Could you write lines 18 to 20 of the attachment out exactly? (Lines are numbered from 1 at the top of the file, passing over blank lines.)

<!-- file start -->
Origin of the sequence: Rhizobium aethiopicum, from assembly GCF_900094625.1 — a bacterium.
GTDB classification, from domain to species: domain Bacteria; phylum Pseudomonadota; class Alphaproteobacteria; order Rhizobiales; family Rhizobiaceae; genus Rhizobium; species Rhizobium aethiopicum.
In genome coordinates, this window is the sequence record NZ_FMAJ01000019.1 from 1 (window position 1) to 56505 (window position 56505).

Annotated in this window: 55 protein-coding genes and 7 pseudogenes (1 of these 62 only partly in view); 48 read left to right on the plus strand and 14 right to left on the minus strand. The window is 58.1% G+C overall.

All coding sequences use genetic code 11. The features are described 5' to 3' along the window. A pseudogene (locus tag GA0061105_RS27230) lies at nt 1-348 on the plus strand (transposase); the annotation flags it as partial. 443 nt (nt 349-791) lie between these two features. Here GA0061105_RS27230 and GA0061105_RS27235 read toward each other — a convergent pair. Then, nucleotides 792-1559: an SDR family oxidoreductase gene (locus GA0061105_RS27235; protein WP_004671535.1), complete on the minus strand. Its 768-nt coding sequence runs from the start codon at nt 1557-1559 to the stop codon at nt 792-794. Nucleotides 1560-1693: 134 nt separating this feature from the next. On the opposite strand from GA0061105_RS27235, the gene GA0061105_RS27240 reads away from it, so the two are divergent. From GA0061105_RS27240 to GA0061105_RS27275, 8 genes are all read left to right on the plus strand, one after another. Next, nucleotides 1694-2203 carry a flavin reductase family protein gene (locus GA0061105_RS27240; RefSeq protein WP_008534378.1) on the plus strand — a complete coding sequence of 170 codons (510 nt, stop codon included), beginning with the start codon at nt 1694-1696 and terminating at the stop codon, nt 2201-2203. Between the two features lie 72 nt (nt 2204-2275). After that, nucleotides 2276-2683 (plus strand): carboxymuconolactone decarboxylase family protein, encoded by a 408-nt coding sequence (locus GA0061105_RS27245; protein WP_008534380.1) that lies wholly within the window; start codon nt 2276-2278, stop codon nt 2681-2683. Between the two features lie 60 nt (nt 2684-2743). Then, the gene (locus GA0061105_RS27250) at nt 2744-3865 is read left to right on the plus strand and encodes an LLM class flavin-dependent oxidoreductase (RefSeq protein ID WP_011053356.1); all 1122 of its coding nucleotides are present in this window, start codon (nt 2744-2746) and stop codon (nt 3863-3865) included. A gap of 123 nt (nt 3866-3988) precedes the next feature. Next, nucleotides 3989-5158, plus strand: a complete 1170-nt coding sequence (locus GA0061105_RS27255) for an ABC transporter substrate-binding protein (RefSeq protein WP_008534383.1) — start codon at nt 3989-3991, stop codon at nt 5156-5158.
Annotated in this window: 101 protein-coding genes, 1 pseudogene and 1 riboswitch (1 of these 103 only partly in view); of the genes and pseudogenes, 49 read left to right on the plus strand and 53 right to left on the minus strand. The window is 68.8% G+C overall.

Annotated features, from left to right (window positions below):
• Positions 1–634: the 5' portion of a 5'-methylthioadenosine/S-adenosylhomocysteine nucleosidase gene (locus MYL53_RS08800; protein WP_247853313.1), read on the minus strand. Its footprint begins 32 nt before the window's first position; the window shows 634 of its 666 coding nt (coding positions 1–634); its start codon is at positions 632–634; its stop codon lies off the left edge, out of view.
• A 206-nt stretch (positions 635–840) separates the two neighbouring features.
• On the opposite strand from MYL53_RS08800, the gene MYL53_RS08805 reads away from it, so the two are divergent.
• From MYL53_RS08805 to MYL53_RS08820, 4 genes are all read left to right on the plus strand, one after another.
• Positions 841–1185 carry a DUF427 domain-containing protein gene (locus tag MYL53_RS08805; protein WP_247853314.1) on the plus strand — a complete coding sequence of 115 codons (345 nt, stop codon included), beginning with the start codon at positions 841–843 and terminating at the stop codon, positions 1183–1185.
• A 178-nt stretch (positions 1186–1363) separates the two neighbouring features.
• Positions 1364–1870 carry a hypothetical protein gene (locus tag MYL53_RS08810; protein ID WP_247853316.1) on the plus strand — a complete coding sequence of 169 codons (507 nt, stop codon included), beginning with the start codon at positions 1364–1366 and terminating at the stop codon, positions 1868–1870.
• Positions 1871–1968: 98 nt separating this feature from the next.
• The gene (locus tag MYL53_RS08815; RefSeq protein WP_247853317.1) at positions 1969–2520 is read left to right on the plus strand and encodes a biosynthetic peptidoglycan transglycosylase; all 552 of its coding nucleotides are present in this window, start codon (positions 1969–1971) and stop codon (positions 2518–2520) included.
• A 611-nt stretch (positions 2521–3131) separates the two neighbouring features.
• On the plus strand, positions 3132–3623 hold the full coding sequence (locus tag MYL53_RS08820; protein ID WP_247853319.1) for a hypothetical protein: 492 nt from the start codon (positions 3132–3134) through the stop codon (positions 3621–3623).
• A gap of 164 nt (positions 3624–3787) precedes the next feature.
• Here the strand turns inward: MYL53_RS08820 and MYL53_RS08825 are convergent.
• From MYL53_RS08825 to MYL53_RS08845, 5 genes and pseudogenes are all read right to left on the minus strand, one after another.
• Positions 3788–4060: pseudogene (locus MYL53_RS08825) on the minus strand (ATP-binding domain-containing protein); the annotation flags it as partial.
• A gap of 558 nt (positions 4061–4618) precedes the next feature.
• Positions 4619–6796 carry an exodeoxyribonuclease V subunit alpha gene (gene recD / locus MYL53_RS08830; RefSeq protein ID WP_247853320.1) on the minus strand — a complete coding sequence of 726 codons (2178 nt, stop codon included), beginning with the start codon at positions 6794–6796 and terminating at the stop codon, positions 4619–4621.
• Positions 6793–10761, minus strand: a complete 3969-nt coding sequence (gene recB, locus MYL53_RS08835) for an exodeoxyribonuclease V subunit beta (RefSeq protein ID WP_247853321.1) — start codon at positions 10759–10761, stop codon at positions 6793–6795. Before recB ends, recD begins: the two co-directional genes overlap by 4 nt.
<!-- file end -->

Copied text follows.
• On the plus strand, positions 3132–3623 hold the full coding sequence (locus tag MYL53_RS08820; protein ID WP_247853319.1) for a hypothetical protein: 492 nt from the start codon (positions 3132–3134) through the stop codon (positions 3621–3623).
• A gap of 164 nt (positions 3624–3787) precedes the next feature.
• Here the strand turns inward: MYL53_RS08820 and MYL53_RS08825 are convergent.